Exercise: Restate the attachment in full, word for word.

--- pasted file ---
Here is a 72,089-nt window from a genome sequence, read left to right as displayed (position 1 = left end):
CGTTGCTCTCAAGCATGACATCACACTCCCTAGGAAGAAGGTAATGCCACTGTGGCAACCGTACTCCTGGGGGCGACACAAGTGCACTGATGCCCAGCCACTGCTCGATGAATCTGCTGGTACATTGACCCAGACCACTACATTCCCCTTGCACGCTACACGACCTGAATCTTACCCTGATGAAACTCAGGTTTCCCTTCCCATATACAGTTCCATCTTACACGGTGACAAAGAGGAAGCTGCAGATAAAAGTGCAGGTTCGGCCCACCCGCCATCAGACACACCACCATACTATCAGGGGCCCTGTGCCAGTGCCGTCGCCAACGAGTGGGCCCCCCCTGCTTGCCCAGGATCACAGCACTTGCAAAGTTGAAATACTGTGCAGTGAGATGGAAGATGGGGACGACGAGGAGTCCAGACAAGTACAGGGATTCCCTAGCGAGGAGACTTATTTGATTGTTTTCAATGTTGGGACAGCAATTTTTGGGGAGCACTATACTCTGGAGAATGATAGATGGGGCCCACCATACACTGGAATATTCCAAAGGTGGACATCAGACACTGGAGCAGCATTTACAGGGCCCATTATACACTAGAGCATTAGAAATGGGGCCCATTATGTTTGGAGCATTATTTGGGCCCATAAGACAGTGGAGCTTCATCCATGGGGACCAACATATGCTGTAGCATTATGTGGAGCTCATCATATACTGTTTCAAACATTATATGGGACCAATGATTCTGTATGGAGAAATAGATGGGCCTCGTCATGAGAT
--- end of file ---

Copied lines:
Here is a 72,089-nt window from a genome sequence, read left to right as displayed (position 1 = left end):
CGTTGCTCTCAAGCATGACATCACACTCCCTAGGAAGAAGGTAATGCCACTGTGGCAACCGTACTCCTGGGGGCGACACAAGTGCACTGATGCCCAGCCACTGCTCGATGAATCTGCTGGTACATTGACCCAGACCACTACATTCCCCTTGCACGCTACACGACCTGAATCTTACCCTGATGAAACTCAGGTTTCCCTTCCCATATACAGTTCCATCTTACACGGTGACAAAGAGGAAGCTGCAGATAAAAGTGCAGGTTCGGCCCACCCGCCATCAGACACACCACCATACTATCAGGGGCCCTGTGCCAGTGCCGTCGCCAACGAGTGGGCCCCCCCTGCTTGCCCAGGATCACAGCACTTGCAAAGTTGAAATACTGTGCAGTGAGATGGAAGATGGGGACGACGAGGAGTCCAGACAAGTACAGGGATTCCCTAGCGAGGAGACTTATTTGATTGTTTTCAATGTTGGGACAGCAATTTTTGGGGAGCACTATACTCTGGAGAATGATAGATGGGGCCCACCATACACTGGAATATTCCAAAGGTGGACATCAGACACTGGAGCAGCATTTACAGGGCCCATTATACACTAGAGCATTAGAAATGGGGCCCATTATGTTTGGAGCATTATTTGGGCCCATAAGACAGTGGAGCTTCATCCATGGGGACCAACATATGCTGTAGCATTATGTGGAGCTCATCATATACTGTTTCAAACATTATATGGGACCAATGATTCTGTATGGAGAAATAGATGGGCCTCGTCATGAGAT